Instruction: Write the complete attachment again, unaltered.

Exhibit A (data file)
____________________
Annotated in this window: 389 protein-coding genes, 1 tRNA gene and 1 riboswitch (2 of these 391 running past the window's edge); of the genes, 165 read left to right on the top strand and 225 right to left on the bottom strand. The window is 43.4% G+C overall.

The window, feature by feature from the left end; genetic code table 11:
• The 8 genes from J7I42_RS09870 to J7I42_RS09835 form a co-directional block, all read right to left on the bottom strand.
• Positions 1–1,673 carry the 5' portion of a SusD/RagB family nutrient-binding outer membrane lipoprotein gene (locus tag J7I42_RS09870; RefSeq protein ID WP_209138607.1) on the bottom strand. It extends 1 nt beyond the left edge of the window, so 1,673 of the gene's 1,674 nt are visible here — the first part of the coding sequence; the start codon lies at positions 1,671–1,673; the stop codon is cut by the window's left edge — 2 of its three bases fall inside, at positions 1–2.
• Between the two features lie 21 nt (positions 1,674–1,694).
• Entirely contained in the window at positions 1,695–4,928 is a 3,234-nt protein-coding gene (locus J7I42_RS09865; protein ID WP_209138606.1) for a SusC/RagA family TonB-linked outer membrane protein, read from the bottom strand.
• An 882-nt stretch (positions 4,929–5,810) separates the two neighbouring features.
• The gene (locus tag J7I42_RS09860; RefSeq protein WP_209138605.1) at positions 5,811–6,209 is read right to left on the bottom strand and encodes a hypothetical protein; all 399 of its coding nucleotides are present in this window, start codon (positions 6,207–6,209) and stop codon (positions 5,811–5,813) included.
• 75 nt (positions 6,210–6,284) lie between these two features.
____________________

Annotated in this window: 389 protein-coding genes, 1 tRNA gene and 1 riboswitch (2 of these 391 running past the window's edge); of the genes, 165 read left to right on the top strand and 225 right to left on the bottom strand. The window is 43.4% G+C overall.

The window, feature by feature from the left end; genetic code table 11:
• The 8 genes from J7I42_RS09870 to J7I42_RS09835 form a co-directional block, all read right to left on the bottom strand.
• Positions 1–1,673 carry the 5' portion of a SusD/RagB family nutrient-binding outer membrane lipoprotein gene (locus tag J7I42_RS09870; RefSeq protein ID WP_209138607.1) on the bottom strand. It extends 1 nt beyond the left edge of the window, so 1,673 of the gene's 1,674 nt are visible here — the first part of the coding sequence; the start codon lies at positions 1,671–1,673; the stop codon is cut by the window's left edge — 2 of its three bases fall inside, at positions 1–2.
• Between the two features lie 21 nt (positions 1,674–1,694).
• Entirely contained in the window at positions 1,695–4,928 is a 3,234-nt protein-coding gene (locus J7I42_RS09865; protein ID WP_209138606.1) for a SusC/RagA family TonB-linked outer membrane protein, read from the bottom strand.
• An 882-nt stretch (positions 4,929–5,810) separates the two neighbouring features.
• The gene (locus tag J7I42_RS09860; RefSeq protein WP_209138605.1) at positions 5,811–6,209 is read right to left on the bottom strand and encodes a hypothetical protein; all 399 of its coding nucleotides are present in this window, start codon (positions 6,207–6,209) and stop codon (positions 5,811–5,813) included.
• 75 nt (positions 6,210–6,284) lie between these two features.